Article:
Training a client with dementia.
A few weeks ago, I received a call from a member that I have known for a long time asking me if I would work with her husband. Of course, I responded quite quickly. She then went on to describe how he is in his early 70’s and has dementia. He loves tennis and has always been very active. However, he had not been to the club recently or played because of his balance and he was just sitting at home. Wow, I thought. Okay, so what now? I am not a doctor, nor am I a physical therapist. How can I help?
Pretty much like a lot of people, I had a general understanding of what dementia is and how it affects the brain, but quickly I immersed myself in studies and articles trying to educate myself about this condition. Dementia is an overall term that describes symptoms associated with a decline in memory, communication, visual perception, focus, reasoning, and other thinking skills.
Dementia is caused by damage to brain cells, and this damage interferes with the ability of the cells to communicate with each other. Therefore, functions are not carried out. As of this date, dementia is not reversible. Doctors don’t really know what causes it, and in most cases of progressive dementia, there is no cure and no treatment that slows or stops its’ progression except some drugs that may temporarily improve symptoms.
Information from: http://www.alz.org/
After reading a lot of material, I was lost. How can I help him with his balance? What can I do to help him get back on the court?
More reading followed, and I found a few articles on studies that stated: Strength Training may be the key in preventing dementia. Groups were divided between weight lifting, walkers, or balance and tone exercises. At the end of the study, they all had functional MRI’s. Each group had better brain function with regards to attention and memory, however, the weight lifting group was the most improved.
Another study at the University of British Columbia showed that seniors who worked out with weights experience greater improvements in mental functioning. Researchers are not sure why strength training improved brain function, but theorized that perhaps resistance training required more learning and monitoring by its’ very nature.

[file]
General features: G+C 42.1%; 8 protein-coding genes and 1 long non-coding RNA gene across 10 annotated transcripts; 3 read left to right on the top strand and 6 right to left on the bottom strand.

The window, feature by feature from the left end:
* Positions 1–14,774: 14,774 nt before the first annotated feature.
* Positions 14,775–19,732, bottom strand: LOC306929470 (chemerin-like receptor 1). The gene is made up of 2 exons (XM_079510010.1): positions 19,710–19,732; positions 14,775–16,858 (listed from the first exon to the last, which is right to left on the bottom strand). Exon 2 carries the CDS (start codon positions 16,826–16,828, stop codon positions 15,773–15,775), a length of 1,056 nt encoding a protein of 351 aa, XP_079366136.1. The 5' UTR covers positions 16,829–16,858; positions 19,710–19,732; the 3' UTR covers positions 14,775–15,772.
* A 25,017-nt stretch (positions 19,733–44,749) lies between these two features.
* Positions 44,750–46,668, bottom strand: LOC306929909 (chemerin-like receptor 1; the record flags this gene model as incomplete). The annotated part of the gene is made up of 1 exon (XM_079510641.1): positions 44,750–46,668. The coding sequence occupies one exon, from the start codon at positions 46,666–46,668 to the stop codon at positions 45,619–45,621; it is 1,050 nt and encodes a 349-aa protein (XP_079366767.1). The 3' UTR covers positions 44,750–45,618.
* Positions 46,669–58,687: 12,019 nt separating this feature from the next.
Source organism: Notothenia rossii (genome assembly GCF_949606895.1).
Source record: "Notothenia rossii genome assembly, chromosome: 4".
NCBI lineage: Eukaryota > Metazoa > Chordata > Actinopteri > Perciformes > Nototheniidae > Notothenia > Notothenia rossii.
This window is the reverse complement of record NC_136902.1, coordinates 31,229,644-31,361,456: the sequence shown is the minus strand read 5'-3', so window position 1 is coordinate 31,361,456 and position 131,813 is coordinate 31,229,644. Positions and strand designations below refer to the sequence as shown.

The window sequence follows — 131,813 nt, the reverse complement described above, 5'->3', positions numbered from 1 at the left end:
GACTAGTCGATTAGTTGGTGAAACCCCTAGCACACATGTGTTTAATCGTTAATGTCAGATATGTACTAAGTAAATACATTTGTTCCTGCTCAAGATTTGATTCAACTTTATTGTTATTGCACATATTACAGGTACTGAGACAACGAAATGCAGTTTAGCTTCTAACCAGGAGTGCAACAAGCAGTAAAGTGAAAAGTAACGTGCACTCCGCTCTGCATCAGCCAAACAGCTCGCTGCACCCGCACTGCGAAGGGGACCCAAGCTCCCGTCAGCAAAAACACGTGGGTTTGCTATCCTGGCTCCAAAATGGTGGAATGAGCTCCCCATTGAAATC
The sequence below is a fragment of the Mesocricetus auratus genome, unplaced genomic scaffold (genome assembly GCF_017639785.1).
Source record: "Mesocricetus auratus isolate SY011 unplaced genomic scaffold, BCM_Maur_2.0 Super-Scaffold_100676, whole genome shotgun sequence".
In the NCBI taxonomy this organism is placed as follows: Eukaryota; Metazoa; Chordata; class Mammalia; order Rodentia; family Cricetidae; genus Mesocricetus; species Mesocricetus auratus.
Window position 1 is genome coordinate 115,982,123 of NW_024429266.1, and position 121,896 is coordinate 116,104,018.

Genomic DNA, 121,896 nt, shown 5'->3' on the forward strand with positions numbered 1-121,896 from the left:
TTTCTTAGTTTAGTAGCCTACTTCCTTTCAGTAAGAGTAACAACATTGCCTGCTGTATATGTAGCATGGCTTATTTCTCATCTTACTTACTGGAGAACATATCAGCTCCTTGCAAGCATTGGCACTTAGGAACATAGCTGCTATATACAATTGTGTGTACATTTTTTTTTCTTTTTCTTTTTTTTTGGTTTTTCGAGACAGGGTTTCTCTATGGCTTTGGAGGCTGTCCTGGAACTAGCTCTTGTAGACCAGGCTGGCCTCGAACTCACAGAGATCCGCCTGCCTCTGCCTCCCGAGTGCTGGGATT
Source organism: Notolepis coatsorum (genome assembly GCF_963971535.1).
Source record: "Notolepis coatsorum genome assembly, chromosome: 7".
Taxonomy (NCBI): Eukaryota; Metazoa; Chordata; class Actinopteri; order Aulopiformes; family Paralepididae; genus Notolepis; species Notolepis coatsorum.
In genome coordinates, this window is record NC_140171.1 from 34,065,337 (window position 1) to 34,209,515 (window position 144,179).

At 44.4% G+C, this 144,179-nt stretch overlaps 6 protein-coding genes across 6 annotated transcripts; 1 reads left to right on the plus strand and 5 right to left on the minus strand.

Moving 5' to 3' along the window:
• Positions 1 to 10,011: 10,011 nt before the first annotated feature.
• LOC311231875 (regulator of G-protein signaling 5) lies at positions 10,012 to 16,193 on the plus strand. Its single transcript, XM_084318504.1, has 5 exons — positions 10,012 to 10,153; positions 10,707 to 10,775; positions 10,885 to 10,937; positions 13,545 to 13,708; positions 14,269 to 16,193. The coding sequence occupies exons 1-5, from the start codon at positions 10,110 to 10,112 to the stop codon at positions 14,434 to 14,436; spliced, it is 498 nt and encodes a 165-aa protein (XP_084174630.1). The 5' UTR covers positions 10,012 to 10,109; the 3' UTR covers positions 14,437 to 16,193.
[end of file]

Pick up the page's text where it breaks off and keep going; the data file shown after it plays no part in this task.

Back to what could I do for him. He wasn’t trying to prevent dementia. He already has it. So no, I am not a physical therapist, but I am a certified trainer. I know anatomy and physiology, balance, strength, core, and flexibility. However, perhaps the most important part of this relationship is that he knows me, and he trusts me. I am not a stranger.
I have now seen him 6 times over the past two weeks. We work a lot on balance; walking heel to toe, carioca, standing on one leg. We also focus on his strength to keep his upper body and core strong. I want to make sure that if a scenario comes where he falls over, he isn’t frail. What if there is nothing around? He has the ability to lift himself with his hands and to lift himself without his hands. We also work on his brain. I don’t treat him like a child nor do I coddle him. When we do exercises, I have him count backwards or stop after a certain amount and have him do the math as to how many more we have. Sometimes, I have him recite the alphabet backwards. I am not an “enabler”. He works hard with me.
Now, am I making a difference?
His wife tells me that he is more confident, looks forward to doing something, has a little hop to his step (we work on NOT shuffling). Last week, I was able to have him hit some tennis balls with my husband, the Head Tennis Professional at the club. His hand eye coordination is still phenomenal, and my husband makes sure he doesn’t have to run to the ball. He has a great sense of humour. When my husband, asked him if he wanted to work on anything specific, he said, “I want to kick your ASS!”
I look forward to seeing him and working with him bi-weekly. I will let you know how it turns out, but I am pretty sure at the end of all of this, he will end up being my teacher. I will learn a lot from him about keeping the mind and brain working, being physically active, and never ever throwing in the towel.